how is beaucoup used?

Grassroots support, a powerful message and good timing can still win elections, even without beaucoup bucks.

Eleanor Smeal, "Women Voted for Change," Ms., Vol. 17, 2007

Of course, one can ignore the message and simply revel briefly in the traditional values: the days of beaucoup silverware, heaping platters of mutton, folks upstairs and downstairs.

Rita Kempley, "The Past: Perfect for the Tense Present," Washington Post, November 21, 1993
Wednesday, January 08, 2020

imponderabilia

[ im-pon-der-uh-bil-ee-uh, -bil-yuh ]

plural noun

imponderables; things that cannot be precisely determined, measured, or evaluated: the imponderabilia surrounding human life.

learn about the english language

What is the origin of imponderabilia?

There are not very many seven-syllable words in English, which makes imponderabilia a really weighty word. It’s Latin for “imponderable things, imponderables.” It comes from New Latin imponderābilia, a noun use of the neuter plural of the Medieval Latin adjective imponderābilis “unable to be weighed or measured,” ultimately deriving from Latin ponderāre “to weigh.” Imponderabilia entered English in the early 20th century.

how is imponderabilia used?

… the imponderabilia,—those obscure but all-powerful factors like sentiment, public opinion, good will, affection, and so on. You can’t weigh or measure them, nor get at them by any rule of thumb.

"In the Interpreter's House," American Magazine, Vol. 79, January–June, 1915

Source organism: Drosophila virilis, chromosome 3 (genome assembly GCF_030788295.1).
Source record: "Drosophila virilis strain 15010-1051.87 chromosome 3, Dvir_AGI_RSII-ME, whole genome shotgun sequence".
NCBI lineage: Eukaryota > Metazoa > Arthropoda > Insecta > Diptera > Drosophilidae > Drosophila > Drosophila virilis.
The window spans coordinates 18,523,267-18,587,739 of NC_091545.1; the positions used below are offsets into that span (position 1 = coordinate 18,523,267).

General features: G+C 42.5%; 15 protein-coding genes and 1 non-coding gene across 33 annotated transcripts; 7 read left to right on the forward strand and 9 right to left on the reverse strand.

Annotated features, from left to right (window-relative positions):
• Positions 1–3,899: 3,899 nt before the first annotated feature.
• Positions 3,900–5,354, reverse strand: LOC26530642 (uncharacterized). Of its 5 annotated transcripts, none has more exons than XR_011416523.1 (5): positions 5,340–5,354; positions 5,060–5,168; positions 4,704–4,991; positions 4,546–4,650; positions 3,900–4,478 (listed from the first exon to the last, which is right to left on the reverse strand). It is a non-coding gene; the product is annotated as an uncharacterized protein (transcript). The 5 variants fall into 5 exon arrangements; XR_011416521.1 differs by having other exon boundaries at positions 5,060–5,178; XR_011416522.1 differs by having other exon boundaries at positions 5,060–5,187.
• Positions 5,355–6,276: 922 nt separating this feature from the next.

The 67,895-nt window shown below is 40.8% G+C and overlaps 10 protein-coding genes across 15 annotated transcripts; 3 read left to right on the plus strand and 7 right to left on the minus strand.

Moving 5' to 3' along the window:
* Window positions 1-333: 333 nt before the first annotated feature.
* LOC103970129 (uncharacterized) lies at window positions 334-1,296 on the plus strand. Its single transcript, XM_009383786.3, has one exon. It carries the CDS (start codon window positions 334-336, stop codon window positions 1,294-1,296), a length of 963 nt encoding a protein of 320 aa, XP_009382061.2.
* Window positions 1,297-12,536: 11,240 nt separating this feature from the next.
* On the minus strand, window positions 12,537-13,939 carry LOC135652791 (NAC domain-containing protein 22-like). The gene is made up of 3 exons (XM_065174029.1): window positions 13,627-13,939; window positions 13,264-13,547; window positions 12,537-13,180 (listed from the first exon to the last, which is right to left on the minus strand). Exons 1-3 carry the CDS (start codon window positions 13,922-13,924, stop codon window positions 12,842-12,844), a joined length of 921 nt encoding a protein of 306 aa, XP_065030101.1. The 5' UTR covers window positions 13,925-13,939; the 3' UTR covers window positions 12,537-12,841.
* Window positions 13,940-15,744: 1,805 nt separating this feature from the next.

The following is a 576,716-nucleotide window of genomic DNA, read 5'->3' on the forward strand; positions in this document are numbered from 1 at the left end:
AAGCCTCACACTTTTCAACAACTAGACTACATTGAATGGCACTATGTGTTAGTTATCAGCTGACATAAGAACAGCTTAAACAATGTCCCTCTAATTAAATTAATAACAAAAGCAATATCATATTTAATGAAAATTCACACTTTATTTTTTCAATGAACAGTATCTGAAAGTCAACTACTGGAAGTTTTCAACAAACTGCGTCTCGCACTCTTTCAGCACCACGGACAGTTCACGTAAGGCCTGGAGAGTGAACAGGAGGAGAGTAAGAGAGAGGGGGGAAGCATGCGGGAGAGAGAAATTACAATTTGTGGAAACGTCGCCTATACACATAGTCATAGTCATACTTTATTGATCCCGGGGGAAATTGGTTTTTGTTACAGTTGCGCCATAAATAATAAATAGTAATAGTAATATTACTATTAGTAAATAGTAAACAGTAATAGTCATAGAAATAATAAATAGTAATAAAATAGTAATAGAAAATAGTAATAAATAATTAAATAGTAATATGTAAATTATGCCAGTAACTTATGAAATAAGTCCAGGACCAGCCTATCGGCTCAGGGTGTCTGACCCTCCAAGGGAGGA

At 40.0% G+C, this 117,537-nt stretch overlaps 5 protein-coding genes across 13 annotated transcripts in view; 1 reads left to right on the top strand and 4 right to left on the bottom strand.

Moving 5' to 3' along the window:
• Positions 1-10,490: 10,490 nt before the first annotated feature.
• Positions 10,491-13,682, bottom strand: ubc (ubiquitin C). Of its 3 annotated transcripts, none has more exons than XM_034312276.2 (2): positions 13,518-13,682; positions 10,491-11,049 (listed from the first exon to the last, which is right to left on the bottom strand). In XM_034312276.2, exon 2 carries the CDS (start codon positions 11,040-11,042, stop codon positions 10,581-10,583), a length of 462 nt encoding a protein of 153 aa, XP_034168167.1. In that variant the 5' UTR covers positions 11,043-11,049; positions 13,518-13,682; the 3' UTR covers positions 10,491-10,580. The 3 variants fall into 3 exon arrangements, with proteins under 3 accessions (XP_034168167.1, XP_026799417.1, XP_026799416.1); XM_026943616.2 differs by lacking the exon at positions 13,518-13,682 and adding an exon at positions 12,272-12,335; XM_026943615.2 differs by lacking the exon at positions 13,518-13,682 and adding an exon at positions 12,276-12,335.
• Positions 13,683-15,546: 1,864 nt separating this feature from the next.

Bronisław Malinowski, called [them] “the imponderabilia of actual life.” These are, he wrote, “small incidents, characteristic forms of taking food, of conversing, of doing work, [that] are found occurring over and over again.”

Graeme Wood, "Anthropology Inc." The Atlantic, March 2013
Tuesday, January 07, 2020

oneiric

[ oh-nahy-rik ]

adjective

of or relating to dreams.

learn about the english language

What is the origin of oneiric?

The English adjective oneiric derives from the Greek noun óneiros “dream, the god of dreams.” Óneiros itself is a later derivative from the noun ónar “dream, fortune-telling dream; in a dream.” Oneiromancy is divination through dreams; oneirocriticism is the interpretation of dreams. Ónar has relatives in only two other Indo-European languages: Albanian ëndërrë (the ë represents schwa) and Armenian anurj, both meaning “dream” (linguists have recognized for nearly a century features of phonology, morphology, and vocabulary shared only by Greek and Armenian). Oneiric entered English in the mid-19th century.

how is oneiric used?

The clouds are pregnant and always in bloom, like oneiric cauliflowers ….

Henry Miller, The Air-Conditioned Nightmare, 1945

Leonardo’s world was atomistic, volatile, constantly in flux. At the same time, it was also surprising and oneiric, like scenes from a daydream, and this is how he depicted that world in his art.

Maria H. Loh, "Five Hundred Years After Leonardo Da Vinci's Death, His Work Offers New Environmental Insights," Art in America, October 1, 2019

SIGN UP FOR A VOCABULARY BOOST IN YOUR EMAIL

Get the Word of the Day delivered daily
  • This field is for validation purposes and should be left unchanged.